1. Expand efforts to end HIV

NSW has made significant progress in recent years to reduce new HIV transmissions, with increased testing, greater access to pre-exposure prophylaxis (PrEP) and higher treatment rates. However, new HIV diagnoses among overseas-born men who have sex with men are increasing. The NSW Government should create an affordability access scheme for people who are Medicare-ineligible that covers PrEP and HIV treatments (including for foreign students). The introduction of mandatory testing of people whose bodily fluids come into contact with police (aka ‘spitting laws’)[xi] should also be opposed.[xii]

 

  1. Appoint a Minister for Equality

Both the NSW Government and Opposition currently have spokespeople with responsibility for women, ageing and multiculturalism. However, neither side has allocated a portfolio for equality. Whoever is elected on 23 March should appoint a Minister for Equality so that LGBTI issues finally have a seat at the Cabinet table.[xiii]

 

  1. Establish an LGBTI Commissioner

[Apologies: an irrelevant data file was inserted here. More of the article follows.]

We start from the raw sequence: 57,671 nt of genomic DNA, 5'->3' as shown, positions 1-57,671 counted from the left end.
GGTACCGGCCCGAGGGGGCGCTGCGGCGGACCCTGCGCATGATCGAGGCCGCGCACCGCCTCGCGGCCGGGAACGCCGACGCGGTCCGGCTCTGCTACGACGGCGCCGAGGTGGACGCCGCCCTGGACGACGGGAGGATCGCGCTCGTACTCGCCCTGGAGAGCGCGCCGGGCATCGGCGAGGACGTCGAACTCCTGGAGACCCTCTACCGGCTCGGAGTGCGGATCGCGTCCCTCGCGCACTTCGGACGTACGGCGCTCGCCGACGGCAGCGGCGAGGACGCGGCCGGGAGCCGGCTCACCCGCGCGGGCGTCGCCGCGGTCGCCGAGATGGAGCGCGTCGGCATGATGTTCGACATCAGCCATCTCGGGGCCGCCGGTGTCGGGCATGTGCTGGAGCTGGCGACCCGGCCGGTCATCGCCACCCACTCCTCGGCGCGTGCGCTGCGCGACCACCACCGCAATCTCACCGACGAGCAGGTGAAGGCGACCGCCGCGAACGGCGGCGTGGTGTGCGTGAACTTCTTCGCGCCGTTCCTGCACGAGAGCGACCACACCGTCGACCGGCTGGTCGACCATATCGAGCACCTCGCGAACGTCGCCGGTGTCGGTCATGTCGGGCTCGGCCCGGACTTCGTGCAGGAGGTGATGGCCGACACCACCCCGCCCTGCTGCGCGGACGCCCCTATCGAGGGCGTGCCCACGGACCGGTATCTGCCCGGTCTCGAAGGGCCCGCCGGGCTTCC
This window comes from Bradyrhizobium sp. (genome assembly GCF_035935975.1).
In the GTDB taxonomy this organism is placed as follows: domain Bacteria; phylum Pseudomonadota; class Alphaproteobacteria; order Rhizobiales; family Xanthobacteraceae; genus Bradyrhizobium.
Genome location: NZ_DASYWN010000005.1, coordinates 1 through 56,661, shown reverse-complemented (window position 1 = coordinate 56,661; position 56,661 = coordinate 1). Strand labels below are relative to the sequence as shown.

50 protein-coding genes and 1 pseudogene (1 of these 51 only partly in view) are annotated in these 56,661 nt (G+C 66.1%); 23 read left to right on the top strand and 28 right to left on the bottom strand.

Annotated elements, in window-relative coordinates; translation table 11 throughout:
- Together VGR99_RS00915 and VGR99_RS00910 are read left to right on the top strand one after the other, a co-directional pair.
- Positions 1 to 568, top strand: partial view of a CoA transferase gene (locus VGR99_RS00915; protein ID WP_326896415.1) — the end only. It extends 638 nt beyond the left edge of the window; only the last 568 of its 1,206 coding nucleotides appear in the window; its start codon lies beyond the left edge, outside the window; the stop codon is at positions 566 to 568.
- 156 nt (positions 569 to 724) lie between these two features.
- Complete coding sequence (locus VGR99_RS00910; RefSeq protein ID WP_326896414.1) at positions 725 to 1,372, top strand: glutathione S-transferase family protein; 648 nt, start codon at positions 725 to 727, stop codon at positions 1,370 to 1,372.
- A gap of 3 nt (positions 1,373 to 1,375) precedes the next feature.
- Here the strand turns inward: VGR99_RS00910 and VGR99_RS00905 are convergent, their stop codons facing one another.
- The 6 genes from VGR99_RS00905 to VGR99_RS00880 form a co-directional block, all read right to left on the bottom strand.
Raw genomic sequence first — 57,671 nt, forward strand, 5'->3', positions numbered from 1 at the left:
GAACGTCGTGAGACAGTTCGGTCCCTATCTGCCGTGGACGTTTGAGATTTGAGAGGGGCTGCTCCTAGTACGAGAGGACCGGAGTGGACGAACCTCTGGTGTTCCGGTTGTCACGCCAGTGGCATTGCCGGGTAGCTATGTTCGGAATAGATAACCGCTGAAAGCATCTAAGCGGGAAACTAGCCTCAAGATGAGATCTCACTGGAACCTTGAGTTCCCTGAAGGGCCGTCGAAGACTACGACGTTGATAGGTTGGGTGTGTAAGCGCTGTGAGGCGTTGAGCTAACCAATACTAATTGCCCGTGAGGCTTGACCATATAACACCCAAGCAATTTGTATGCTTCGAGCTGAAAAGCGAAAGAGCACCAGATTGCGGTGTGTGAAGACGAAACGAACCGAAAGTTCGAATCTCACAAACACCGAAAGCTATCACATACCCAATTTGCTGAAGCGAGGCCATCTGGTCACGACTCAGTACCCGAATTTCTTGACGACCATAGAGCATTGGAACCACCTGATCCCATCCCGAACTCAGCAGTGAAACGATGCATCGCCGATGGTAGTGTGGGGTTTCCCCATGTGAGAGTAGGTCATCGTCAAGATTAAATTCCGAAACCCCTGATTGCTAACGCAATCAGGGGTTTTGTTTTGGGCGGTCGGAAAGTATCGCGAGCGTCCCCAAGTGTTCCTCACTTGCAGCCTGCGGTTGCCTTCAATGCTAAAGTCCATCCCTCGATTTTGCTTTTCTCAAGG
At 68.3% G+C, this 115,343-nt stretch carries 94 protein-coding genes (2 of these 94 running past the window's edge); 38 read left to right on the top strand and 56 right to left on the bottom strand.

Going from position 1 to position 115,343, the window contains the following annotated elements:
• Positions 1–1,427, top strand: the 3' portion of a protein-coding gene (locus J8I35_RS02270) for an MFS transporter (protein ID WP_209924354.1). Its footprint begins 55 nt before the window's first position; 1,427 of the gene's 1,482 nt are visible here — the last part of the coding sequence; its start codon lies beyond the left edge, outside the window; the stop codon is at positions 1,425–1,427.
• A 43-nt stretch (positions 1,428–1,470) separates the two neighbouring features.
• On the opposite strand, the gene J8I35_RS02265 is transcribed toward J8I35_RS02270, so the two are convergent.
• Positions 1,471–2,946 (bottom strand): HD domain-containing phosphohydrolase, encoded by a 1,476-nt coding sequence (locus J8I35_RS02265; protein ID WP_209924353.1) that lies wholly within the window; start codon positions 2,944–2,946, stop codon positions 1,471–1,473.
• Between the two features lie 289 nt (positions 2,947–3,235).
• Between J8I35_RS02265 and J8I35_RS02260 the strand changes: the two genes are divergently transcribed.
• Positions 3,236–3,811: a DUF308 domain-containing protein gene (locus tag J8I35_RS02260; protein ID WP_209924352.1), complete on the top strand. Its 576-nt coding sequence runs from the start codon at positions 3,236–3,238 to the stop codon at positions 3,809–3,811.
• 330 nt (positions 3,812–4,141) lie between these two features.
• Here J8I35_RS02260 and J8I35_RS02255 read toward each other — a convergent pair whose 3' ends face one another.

The Victorian Government does have a Minister for Equality (the Hon Martin Foley MP). They have also appointed a Gender and Sexuality Commissioner (Ro Allen) whose role it is to co-ordinate LGBTI initiatives at a bureaucratic level. A new Government in NSW should also appoint an LGBTI Commissioner here.

 

  1. Create an Office for Equality

While having leadership positions like a Minister for Equality and an LGBTI Commissioner are important, the work that is done by an Office for Equality within a central agency (like the Equality Branch within the Victorian Department of Premier and Cabinet) is essential to support LGBTI policies and programs across Government.

 

  1. Convene LGBTI education, health and justice working groups

The NSW Government should establish formal consultative committees across (at least) these three policy areas to ensure that the voices of LGBTI communities are heard on a consistent, rather than ad hoc, basis.

 

  1. Fund an LGBTI Pride Centre

Another initiative that is worth ‘borrowing’ from south of the NSW border is the creation of a Pride Centre, to house key LGBTI community organisations, potentially including a permanent LGBTI history museum. This centre would need to be developed in close partnership with LGBTI groups, with major decisions made by the community itself.